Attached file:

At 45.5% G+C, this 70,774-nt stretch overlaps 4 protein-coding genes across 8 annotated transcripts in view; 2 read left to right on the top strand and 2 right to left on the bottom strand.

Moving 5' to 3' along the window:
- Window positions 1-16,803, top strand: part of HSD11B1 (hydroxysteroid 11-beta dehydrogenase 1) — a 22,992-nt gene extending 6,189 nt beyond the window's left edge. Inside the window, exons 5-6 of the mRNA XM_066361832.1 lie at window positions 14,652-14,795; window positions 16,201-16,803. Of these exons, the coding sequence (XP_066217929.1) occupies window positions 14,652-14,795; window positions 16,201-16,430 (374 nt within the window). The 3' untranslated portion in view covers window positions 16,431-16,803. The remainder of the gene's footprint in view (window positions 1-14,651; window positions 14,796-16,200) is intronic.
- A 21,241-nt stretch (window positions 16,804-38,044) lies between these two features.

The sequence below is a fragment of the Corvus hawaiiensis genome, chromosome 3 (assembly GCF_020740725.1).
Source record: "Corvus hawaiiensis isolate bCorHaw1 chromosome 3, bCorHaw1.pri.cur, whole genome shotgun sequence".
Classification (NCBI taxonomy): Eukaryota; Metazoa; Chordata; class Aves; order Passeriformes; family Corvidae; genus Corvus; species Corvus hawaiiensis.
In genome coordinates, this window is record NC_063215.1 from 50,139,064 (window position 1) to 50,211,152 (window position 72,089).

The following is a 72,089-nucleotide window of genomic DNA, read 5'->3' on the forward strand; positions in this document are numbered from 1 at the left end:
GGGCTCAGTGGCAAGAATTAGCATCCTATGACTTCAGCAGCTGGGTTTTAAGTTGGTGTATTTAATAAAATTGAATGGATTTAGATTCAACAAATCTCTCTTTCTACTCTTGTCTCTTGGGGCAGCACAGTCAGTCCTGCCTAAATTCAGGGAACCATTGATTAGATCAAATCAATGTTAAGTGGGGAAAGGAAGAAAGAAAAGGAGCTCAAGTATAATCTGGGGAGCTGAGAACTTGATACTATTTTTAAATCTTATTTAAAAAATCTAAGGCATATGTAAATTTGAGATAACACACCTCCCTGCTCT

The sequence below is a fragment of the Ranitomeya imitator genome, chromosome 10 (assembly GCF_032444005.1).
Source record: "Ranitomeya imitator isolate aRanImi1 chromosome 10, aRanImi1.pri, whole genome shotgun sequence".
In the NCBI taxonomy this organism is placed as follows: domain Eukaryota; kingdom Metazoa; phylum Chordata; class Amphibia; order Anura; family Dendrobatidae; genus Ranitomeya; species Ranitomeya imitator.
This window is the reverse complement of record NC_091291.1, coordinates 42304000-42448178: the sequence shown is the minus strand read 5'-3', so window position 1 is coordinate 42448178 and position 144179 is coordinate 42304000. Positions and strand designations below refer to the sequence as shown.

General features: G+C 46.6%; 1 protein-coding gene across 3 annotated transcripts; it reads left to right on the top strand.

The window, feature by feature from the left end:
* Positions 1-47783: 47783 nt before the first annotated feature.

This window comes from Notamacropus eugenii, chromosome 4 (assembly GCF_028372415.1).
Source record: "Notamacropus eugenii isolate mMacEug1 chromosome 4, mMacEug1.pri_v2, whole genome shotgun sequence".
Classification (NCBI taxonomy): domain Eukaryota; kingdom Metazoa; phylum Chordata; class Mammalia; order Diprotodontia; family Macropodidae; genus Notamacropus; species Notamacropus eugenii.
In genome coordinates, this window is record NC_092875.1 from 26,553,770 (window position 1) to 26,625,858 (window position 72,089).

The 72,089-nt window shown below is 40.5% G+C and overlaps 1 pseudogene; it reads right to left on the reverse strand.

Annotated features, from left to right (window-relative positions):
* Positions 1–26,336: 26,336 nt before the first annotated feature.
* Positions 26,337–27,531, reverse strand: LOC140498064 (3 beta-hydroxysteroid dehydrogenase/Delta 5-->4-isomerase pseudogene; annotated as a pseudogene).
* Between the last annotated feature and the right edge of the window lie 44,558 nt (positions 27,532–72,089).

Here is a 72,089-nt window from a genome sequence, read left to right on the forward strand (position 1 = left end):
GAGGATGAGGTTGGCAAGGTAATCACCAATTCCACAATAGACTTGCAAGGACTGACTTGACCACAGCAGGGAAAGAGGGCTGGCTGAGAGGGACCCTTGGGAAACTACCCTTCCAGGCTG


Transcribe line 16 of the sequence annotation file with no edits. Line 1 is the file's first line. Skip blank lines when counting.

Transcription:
The window, feature by feature from the left end: